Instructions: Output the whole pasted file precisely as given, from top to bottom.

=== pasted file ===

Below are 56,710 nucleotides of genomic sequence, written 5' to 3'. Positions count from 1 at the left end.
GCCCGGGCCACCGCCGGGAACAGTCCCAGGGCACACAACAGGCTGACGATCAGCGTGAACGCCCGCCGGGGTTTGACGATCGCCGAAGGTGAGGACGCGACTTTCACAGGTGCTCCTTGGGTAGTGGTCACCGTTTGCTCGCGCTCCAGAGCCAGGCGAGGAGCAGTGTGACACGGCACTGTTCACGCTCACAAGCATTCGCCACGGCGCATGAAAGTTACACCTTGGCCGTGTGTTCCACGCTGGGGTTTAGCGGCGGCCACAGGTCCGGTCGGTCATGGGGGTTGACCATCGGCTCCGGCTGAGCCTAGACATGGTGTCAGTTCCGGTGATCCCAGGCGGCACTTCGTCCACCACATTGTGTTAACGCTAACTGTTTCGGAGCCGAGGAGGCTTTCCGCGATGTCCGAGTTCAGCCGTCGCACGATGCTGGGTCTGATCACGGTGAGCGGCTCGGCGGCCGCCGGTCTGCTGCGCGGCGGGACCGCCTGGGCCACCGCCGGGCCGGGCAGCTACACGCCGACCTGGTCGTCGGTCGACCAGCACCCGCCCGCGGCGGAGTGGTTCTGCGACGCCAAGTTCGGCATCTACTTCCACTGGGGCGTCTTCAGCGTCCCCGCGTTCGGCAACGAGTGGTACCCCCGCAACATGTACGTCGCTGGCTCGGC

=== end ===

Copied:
Below are 56,710 nucleotides of genomic sequence, written 5' to 3'. Positions count from 1 at the left end.
GCCCGGGCCACCGCCGGGAACAGTCCCAGGGCACACAACAGGCTGACGATCAGCGTGAACGCCCGCCGGGGTTTGACGATCGCCGAAGGTGAGGACGCGACTTTCACAGGTGCTCCTTGGGTAGTGGTCACCGTTTGCTCGCGCTCCAGAGCCAGGCGAGGAGCAGTGTGACACGGCACTGTTCACGCTCACAAGCATTCGCCACGGCGCATGAAAGTTACACCTTGGCCGTGTGTTCCACGCTGGGGTTTAGCGGCGGCCACAGGTCCGGTCGGTCATGGGGGTTGACCATCGGCTCCGGCTGAGCCTAGACATGGTGTCAGTTCCGGTGATCCCAGGCGGCACTTCGTCCACCACATTGTGTTAACGCTAACTGTTTCGGAGCCGAGGAGGCTTTCCGCGATGTCCGAGTTCAGCCGTCGCACGATGCTGGGTCTGATCACGGTGAGCGGCTCGGCGGCCGCCGGTCTGCTGCGCGGCGGGACCGCCTGGGCCACCGCCGGGCCGGGCAGCTACACGCCGACCTGGTCGTCGGTCGACCAGCACCCGCCCGCGGCGGAGTGGTTCTGCGACGCCAAGTTCGGCATCTACTTCCACTGGGGCGTCTTCAGCGTCCCCGCGTTCGGCAACGAGTGGTACCCCCGCAACATGTACGTCGCTGGCTCGGC